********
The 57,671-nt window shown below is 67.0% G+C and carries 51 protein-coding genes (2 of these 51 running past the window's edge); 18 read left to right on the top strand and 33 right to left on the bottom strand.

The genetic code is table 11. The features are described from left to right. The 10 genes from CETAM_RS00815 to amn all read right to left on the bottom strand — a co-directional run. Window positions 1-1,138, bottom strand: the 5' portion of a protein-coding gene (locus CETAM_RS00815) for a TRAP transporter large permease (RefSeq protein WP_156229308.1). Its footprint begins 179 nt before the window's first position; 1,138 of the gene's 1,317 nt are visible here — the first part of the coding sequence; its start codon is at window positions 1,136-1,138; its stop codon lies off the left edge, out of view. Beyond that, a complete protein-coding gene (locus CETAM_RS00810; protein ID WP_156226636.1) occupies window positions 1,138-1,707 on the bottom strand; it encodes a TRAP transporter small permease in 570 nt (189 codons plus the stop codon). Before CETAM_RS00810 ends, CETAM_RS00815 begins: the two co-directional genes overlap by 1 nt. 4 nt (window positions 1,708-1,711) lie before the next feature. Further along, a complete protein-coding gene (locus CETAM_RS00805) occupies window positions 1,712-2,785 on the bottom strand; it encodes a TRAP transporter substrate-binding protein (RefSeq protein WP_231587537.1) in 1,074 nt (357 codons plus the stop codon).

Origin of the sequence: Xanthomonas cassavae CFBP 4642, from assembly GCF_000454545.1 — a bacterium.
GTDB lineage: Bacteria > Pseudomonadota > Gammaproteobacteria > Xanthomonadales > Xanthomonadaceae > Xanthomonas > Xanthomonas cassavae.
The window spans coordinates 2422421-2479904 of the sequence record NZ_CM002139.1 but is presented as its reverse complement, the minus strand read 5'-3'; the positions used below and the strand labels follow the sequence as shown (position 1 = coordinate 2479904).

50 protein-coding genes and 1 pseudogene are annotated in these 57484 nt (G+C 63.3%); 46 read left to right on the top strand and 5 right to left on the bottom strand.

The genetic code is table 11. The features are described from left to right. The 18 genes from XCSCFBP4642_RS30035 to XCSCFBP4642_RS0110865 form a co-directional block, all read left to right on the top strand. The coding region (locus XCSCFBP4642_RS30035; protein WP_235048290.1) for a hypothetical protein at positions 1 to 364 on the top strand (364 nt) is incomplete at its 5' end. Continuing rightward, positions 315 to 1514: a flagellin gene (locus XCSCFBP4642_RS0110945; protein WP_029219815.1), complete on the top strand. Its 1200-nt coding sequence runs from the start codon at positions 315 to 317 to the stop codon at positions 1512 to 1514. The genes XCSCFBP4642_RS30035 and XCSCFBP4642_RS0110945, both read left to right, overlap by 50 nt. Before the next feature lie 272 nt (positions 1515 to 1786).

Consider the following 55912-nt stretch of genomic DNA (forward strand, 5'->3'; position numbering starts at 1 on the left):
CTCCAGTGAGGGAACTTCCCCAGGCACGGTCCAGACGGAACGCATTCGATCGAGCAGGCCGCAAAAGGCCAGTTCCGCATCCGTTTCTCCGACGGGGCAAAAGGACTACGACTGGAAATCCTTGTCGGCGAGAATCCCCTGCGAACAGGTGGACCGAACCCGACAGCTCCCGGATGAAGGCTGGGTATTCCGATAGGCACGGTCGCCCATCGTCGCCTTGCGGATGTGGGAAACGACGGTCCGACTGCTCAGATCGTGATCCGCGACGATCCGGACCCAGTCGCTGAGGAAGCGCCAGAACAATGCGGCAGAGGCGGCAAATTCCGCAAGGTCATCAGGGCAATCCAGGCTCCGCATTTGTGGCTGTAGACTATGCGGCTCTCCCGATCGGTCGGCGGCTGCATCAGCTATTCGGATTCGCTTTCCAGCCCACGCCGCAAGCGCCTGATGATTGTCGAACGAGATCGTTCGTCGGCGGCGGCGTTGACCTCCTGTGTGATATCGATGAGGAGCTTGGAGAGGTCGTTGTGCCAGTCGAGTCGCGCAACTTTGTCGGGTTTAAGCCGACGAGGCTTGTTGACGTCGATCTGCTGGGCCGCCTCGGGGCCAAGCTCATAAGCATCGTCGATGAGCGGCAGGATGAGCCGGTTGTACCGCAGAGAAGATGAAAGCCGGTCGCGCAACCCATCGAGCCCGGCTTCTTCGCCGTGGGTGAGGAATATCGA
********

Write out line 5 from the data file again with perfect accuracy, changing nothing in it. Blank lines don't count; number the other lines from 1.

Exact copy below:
The window spans coordinates 2422421-2479904 of the sequence record NZ_CM002139.1 but is presented as its reverse complement, the minus strand read 5'-3'; the positions used below and the strand labels follow the sequence as shown (position 1 = coordinate 2479904).